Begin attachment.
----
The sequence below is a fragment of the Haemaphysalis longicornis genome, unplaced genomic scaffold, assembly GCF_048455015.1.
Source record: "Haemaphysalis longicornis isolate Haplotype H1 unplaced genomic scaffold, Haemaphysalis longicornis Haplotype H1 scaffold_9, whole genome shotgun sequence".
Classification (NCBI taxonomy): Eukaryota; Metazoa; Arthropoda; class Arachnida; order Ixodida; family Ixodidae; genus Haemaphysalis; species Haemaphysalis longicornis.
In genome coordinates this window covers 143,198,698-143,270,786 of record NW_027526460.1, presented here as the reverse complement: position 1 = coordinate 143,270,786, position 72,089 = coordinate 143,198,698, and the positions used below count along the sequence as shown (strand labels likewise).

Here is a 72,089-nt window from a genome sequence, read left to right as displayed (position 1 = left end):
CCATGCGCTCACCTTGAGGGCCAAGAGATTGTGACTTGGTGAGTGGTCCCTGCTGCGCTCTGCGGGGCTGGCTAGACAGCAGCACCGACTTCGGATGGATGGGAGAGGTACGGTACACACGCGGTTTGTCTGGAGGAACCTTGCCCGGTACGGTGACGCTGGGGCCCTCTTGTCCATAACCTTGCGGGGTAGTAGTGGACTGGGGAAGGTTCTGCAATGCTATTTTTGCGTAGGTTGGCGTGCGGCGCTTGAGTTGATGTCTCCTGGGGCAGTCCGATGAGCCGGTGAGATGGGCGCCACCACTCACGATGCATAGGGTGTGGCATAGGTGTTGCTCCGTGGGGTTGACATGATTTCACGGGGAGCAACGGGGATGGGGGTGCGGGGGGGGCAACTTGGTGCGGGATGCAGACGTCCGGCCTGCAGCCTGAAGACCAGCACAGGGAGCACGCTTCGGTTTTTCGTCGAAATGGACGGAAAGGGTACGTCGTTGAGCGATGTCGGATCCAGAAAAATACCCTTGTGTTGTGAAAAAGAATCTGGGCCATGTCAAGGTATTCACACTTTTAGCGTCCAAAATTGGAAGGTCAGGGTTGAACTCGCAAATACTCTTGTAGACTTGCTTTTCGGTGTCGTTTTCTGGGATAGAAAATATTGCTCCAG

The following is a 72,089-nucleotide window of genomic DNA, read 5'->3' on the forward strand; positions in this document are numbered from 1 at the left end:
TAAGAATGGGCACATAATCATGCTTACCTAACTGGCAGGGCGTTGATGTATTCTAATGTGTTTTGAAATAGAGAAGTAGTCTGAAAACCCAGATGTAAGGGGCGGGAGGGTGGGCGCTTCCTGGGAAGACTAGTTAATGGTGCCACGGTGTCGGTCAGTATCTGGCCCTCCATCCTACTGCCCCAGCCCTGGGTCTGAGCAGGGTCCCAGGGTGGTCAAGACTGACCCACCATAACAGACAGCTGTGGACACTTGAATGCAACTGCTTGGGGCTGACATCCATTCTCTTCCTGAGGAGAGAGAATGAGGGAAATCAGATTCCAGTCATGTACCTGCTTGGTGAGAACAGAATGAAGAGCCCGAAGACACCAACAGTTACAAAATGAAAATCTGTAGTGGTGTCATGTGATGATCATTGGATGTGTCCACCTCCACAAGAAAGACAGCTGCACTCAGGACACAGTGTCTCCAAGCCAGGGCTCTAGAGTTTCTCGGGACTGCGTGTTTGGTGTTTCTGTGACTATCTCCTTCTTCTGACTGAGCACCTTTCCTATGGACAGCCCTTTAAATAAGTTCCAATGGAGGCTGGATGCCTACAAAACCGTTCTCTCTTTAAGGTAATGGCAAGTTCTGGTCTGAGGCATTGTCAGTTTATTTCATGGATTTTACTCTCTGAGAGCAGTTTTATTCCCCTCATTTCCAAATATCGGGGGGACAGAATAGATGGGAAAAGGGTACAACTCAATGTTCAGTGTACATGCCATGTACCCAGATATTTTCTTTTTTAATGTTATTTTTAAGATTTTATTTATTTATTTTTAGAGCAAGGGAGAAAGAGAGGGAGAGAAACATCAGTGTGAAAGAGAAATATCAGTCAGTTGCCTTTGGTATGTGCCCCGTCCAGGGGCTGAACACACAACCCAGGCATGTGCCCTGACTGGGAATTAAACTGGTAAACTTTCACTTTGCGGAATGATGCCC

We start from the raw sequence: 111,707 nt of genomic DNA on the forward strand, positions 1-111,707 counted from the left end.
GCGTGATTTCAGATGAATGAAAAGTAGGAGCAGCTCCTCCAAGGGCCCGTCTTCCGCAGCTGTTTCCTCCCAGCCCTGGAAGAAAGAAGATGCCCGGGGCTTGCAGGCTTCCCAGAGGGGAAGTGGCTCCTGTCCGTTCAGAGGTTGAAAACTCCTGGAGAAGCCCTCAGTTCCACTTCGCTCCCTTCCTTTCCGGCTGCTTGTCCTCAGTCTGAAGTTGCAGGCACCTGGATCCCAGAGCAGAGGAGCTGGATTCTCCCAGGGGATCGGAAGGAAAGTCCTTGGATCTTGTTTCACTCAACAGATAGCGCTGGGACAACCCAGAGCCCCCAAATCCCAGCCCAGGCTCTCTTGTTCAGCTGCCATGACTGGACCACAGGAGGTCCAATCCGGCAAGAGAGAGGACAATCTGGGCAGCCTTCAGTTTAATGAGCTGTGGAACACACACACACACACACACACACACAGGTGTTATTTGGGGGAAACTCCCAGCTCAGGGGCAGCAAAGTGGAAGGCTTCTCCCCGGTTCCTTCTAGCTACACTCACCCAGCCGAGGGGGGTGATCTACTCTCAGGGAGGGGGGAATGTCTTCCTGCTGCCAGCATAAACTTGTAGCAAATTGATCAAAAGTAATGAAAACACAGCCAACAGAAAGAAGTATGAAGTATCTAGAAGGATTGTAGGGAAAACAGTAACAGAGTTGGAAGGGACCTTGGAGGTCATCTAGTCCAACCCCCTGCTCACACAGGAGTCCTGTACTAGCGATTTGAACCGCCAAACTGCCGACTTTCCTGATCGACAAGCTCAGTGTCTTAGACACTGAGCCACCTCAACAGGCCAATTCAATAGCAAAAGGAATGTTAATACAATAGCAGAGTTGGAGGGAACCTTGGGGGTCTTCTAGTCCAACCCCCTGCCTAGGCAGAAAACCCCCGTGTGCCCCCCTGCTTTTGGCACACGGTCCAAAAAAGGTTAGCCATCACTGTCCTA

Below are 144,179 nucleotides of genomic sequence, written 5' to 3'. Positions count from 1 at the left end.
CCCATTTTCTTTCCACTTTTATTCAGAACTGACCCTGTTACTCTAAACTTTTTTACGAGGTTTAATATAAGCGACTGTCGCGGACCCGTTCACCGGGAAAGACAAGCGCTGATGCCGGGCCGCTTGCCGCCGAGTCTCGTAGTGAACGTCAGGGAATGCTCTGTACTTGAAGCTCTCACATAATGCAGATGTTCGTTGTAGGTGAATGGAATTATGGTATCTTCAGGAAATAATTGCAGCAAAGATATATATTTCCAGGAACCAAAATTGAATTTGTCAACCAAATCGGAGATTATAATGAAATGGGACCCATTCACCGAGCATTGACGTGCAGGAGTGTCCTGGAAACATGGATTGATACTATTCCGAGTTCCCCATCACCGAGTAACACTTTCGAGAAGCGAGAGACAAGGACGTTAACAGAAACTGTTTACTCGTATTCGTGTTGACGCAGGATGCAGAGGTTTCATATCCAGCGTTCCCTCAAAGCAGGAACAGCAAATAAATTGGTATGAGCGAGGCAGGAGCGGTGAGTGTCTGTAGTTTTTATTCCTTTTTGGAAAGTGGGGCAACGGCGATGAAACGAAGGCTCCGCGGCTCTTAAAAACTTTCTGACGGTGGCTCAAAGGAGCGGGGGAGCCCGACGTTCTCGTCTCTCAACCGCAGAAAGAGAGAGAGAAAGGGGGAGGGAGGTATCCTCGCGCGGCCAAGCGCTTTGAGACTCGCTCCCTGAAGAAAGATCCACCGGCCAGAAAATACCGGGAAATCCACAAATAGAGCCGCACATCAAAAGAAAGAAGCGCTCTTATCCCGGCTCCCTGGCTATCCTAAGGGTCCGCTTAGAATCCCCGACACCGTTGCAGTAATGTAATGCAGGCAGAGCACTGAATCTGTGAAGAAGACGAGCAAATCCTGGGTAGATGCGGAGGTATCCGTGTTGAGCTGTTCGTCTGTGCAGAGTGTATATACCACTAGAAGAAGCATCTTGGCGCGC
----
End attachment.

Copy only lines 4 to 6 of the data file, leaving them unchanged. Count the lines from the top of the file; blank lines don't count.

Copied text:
In genome coordinates this window covers 143,198,698-143,270,786 of record NW_027526460.1, presented here as the reverse complement: position 1 = coordinate 143,270,786, position 72,089 = coordinate 143,198,698, and the positions used below count along the sequence as shown (strand labels likewise).

Here is a 72,089-nt window from a genome sequence, read left to right as displayed (position 1 = left end):
CCATGCGCTCACCTTGAGGGCCAAGAGATTGTGACTTGGTGAGTGGTCCCTGCTGCGCTCTGCGGGGCTGGCTAGACAGCAGCACCGACTTCGGATGGATGGGAGAGGTACGGTACACACGCGGTTTGTCTGGAGGAACCTTGCCCGGTACGGTGACGCTGGGGCCCTCTTGTCCATAACCTTGCGGGGTAGTAGTGGACTGGGGAAGGTTCTGCAATGCTATTTTTGCGTAGGTTGGCGTGCGGCGCTTGAGTTGATGTCTCCTGGGGCAGTCCGATGAGCCGGTGAGATGGGCGCCACCACTCACGATGCATAGGGTGTGGCATAGGTGTTGCTCCGTGGGGTTGACATGATTTCACGGGGAGCAACGGGGATGGGGGTGCGGGGGGGGCAACTTGGTGCGGGATGCAGACGTCCGGCCTGCAGCCTGAAGACCAGCACAGGGAGCACGCTTCGGTTTTTCGTCGAAATGGACGGAAAGGGTACGTCGTTGAGCGATGTCGGATCCAGAAAAATACCCTTGTGTTGTGAAAAAGAATCTGGGCCATGTCAAGGTATTCACACTTTTAGCGTCCAAAATTGGAAGGTCAGGGTTGAACTCGCAAATACTCTTGTAGACTTGCTTTTCGGTGTCGTTTTCTGGGATAGAAAATATTGCTCCAG